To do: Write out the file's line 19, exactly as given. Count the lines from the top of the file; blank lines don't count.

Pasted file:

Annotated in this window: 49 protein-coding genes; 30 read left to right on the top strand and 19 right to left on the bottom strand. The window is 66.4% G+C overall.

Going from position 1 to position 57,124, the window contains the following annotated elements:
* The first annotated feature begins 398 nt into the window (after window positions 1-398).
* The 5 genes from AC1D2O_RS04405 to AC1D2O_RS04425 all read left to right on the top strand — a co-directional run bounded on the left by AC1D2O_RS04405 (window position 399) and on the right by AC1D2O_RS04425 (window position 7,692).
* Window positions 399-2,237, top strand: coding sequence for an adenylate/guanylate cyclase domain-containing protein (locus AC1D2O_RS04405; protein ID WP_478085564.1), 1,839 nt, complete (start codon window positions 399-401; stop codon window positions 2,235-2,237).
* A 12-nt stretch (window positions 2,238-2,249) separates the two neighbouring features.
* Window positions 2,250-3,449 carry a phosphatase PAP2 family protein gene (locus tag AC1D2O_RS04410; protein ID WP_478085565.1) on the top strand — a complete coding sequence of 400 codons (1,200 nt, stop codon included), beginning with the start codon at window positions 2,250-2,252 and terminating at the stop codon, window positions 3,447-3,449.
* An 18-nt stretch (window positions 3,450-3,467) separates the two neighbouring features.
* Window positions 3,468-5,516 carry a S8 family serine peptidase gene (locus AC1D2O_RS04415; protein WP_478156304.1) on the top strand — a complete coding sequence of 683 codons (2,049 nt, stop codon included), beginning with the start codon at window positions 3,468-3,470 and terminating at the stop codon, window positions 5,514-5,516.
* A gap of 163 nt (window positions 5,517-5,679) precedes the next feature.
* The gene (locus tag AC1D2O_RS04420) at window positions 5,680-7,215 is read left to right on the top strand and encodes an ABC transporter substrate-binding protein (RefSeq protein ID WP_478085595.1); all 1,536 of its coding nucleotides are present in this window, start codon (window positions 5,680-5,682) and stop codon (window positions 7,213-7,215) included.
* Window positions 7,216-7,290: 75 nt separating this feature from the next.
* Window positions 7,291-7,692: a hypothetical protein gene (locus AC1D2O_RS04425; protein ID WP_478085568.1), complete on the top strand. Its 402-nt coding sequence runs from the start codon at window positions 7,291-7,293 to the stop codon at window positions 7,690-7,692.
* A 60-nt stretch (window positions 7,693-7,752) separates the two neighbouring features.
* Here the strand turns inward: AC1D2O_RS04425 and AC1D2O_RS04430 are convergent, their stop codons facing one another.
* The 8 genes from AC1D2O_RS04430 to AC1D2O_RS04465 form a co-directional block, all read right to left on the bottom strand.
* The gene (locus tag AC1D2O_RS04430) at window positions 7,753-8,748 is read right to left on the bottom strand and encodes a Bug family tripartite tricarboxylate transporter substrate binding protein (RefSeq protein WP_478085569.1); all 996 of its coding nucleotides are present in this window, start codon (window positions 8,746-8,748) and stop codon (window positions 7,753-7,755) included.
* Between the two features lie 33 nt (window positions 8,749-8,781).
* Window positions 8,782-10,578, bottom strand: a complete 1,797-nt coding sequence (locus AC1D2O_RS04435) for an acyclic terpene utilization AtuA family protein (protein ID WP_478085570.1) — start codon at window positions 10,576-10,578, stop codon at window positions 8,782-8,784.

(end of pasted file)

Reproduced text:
* Window positions 8,782-10,578, bottom strand: a complete 1,797-nt coding sequence (locus AC1D2O_RS04435) for an acyclic terpene utilization AtuA family protein (protein ID WP_478085570.1) — start codon at window positions 10,576-10,578, stop codon at window positions 8,782-8,784.